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Not a hero, wherever buried

I am not here to talk about the burial of former president Ferdinand Marcos. As of Nov. 9, the full text of the Supreme Court decision is yet to become available, and I will not comment on a ponencia that I have yet to read in full. Rather, this piece is about whether Marcos is a hero for me, which, I believe, is the more important question. After all, a person is remembered not for where he or she is laid in death, but for whatever legacy he or she has left in life.

I share the same home province with Marcos. I have relatives and friends who have great reverence for him. This is the norm in the North. But while I respect my fellow Ilocanos’ views, I prefer to disagree with them.

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Maybe Marcos was really a brave soldier, even though The Washington Post and The New York Times published compelling articles (in 1983 and 1986, respectively) questioning the validity of his medals. If he really was a war veteran, then he could have immediately died a venerable man. But this did not happen. Instead, he lived long enough to become a president whose memory, for me, is not worthy of perpetuation, at least “for the inspiration and emulation of this generation and of generations still unborn.”

I don’t think this generation or the next should emulate a president who let thousands of people suffer, just because, as my friends would say, “he did what he thought was right.” Martial law may have been constitutional, but neither the 1935 Constitution nor Proclamation 1081 gave the armed forces the authority to torture prisoners. Even Article IV, Section 20 of the 1973 Constitution, pertaining to any person under investigation for the commission of an offense, provides: “No force, violence, threat, intimidation, or any other means which vitiates the free will shall be used against him.”

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Marcos had the duty to protect the rights of Filipinos—including those suspected to have committed crimes—under the very constitution that he himself proposed, if not imposed. Still, he let his own soldiers commit unjust acts to an appalling degree. Is this not a show of gross neglect, if not absolute callousness? Yes, he should not get all the blame. But as the commander in chief, neither does he deserve remission. For in trying to quell anarchy, he ironically condoned lawlessness among the military ranks.

I also don’t think people should feel inspired by a president who used the government for rampant corruption. Courts in Singapore, Switzerland and the United States have forfeited Marcos assets in favor of the Philippines for being ill-gotten. In 2003, our own Supreme Court upheld such forfeiture by its Swiss counterpart, saying that Marcos and his wife had dollar deposits in Swiss accounts that were “way, way beyond their aggregate legitimate income … during their incumbency as government officials.” In addition, the Presidential Commission on Good Government has recovered P170.4 billion worth of illicit assets from Marcos’ family and his cronies.

If these facts fail to persuade my friends, I wonder why some of them were quick to believe that former president Benigno Aquino III was corrupt, even though he has yet to be prosecuted. (By the way, I don’t venerate the Aquinos, either.) They still insist that Marcos was never convicted of any crime. True, but do we really need a person to go to jail first before we can doubt his integrity? Surely, many of my friends would say no. I have seen them prejudging Leni Robredo for allegedly rigging the vice presidential election, even though no criminal charge has ever been filed against her.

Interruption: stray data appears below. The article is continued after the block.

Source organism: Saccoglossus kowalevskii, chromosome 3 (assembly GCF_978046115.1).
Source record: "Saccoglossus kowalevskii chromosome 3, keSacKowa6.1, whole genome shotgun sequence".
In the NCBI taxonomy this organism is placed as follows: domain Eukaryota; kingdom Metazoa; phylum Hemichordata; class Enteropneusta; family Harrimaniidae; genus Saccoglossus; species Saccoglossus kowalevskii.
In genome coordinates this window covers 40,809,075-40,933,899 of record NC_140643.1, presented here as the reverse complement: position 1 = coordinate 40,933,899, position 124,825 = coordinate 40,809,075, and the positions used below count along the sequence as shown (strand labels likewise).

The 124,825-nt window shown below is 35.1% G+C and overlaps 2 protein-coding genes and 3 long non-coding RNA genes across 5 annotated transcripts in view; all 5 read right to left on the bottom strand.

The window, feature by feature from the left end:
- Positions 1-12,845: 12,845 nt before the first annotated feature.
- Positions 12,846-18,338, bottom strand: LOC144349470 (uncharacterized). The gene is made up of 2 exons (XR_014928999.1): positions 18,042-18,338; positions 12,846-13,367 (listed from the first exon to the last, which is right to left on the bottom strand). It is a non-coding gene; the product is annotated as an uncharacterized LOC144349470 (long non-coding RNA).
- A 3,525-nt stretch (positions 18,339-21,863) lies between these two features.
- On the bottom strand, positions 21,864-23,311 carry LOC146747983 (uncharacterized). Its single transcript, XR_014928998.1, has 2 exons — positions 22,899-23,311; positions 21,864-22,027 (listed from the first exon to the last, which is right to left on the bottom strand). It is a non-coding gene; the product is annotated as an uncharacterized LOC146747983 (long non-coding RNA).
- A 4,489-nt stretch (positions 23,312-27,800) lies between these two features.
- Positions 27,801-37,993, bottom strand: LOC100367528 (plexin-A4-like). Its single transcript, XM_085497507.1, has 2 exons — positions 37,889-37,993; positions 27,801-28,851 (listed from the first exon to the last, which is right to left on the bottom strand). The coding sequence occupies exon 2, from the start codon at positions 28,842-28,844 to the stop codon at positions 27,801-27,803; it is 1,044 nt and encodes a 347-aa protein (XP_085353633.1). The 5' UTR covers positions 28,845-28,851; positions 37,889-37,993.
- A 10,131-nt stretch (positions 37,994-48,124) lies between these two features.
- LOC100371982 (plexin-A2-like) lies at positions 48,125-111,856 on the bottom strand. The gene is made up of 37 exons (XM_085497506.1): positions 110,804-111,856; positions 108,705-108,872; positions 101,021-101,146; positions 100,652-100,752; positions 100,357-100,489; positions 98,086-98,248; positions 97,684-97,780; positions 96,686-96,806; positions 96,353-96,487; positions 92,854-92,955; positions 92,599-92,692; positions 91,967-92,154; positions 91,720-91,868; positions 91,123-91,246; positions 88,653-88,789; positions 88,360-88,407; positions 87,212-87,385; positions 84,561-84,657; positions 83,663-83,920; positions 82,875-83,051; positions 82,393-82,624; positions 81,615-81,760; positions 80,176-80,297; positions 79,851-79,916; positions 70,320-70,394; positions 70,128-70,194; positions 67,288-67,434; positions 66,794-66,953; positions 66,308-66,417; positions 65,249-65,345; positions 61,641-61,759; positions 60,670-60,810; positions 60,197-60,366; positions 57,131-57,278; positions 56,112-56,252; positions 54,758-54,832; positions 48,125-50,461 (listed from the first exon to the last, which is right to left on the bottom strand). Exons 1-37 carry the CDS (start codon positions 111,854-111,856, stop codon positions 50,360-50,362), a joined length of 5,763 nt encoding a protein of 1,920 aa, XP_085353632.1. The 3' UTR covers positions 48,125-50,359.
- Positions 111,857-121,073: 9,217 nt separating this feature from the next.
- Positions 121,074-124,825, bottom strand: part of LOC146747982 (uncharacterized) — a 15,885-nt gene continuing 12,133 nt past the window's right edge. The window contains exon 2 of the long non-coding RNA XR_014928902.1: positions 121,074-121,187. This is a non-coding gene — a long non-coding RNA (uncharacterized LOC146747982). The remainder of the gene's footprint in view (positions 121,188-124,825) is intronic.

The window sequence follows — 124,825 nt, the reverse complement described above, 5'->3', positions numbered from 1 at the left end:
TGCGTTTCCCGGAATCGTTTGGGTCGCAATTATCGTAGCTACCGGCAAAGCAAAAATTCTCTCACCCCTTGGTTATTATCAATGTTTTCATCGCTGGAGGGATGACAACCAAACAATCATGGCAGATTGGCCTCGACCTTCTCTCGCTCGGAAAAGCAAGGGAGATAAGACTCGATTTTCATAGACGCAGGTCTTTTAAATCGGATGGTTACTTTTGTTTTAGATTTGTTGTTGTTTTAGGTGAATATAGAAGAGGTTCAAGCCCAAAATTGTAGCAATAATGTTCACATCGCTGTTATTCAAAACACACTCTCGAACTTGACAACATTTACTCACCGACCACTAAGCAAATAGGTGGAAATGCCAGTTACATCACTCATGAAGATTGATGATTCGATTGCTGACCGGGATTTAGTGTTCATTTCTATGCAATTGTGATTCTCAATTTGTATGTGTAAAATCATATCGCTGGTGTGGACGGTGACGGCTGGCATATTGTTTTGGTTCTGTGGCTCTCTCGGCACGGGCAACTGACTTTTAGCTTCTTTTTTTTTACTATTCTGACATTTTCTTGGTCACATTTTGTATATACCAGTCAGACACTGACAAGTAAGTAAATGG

Yes, there is a long list of infrastructure projects that were completed during Marcos’ regime. Nevertheless, a president’s legacy comes not merely from the number of buildings he or she built, but, more important, from the extent to which he or she developed the economy for the benefit of the people’s lives. The Social Weather Stations, however, reported that poverty incidence spiked as high as 74 percent in July 1985—a rate never surpassed during the administrations of Marcos’ successors. The National Statistics Office also found that unemployment rose from 9.5 percent in 1982 to 10.5 percent in 1983, and escalated to 12.5 percent in 1985.

If life was better during martial law than it is at present, why was it that from 1972 to 1985, the economy (in GDP terms) advanced by an average of only 3.4 percent annually, while the income of each citizen (or GDP per capita) only increased 0.6 percent per year? Compare this to the period from 2002 to 2015, in which GDP grew by 5.3 percent and GDP per capita rose by 3.5 percent. Thus, that Marcos did a great job on the economy is a claim that, even if true for Ilocanos whom the Marcoses pampered, proves to be a myth for the nation.

I don’t claim to know so much about the past, or about Marcos. Neither do I deny that he was an excellent lawyer, an exceptional public speaker, and a good husband and father to his family. Hence, I refuse to call him a monster. I have only learned a few things, but enough for me to say that such a president—no matter how brave he was during the war, no matter how many roads and bridges he built, and certainly wherever he will be interred—deserves no high respect if in the end he deprived his fellowmen of their wealth and rights. Hence, I also refuse to call him a hero.

Lord Zedrique T. Macatiag, 21, is a sophomore at the University of the Philippines College of Law. He was born and raised in Banna, Ilocos Norte.

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